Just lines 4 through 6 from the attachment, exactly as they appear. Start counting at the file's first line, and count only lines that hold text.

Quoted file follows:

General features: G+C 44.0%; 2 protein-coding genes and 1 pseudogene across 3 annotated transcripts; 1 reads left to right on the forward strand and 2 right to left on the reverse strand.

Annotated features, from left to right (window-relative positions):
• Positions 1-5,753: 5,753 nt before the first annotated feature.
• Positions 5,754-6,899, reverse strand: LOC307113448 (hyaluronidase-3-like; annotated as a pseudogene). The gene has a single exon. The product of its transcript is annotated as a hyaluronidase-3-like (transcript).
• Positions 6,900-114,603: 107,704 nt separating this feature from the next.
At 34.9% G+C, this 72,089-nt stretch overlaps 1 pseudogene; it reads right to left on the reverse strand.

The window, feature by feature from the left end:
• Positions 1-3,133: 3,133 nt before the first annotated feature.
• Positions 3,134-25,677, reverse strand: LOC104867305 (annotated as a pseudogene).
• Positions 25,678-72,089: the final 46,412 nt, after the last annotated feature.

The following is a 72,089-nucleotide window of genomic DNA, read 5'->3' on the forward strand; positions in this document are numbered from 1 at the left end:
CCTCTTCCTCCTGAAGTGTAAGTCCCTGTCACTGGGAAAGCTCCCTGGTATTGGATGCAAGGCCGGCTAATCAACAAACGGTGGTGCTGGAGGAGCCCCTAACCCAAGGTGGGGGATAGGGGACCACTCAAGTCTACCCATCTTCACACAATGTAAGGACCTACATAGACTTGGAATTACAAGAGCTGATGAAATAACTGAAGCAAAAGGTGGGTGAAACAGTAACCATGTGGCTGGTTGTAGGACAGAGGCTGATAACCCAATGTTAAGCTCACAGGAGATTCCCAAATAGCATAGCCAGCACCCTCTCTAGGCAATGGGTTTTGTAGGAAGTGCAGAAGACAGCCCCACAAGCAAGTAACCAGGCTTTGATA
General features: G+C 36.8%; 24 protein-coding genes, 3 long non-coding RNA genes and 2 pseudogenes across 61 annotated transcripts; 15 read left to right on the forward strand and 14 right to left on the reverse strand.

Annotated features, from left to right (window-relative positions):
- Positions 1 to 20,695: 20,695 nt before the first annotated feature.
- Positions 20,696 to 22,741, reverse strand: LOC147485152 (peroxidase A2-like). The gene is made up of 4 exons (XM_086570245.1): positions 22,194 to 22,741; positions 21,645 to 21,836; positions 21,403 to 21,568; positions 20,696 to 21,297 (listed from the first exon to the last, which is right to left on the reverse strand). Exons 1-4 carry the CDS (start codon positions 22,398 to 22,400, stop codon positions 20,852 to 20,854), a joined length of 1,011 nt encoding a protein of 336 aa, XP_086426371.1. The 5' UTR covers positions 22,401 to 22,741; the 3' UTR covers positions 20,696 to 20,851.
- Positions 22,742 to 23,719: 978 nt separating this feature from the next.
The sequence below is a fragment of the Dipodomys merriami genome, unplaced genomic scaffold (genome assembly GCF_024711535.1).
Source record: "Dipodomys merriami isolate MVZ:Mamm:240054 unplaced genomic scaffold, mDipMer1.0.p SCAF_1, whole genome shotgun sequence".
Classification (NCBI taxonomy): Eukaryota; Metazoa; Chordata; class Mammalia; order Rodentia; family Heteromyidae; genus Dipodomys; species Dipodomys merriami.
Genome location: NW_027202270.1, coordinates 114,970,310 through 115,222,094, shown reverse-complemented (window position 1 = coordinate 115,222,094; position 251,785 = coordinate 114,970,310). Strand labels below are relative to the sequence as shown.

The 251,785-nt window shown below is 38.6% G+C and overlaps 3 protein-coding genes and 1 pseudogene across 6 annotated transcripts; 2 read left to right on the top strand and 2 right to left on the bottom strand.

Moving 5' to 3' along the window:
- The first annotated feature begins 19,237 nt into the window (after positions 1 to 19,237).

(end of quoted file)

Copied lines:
• Positions 5,754-6,899, reverse strand: LOC307113448 (hyaluronidase-3-like; annotated as a pseudogene). The gene has a single exon. The product of its transcript is annotated as a hyaluronidase-3-like (transcript).
• Positions 6,900-114,603: 107,704 nt separating this feature from the next.
At 34.9% G+C, this 72,089-nt stretch overlaps 1 pseudogene; it reads right to left on the reverse strand.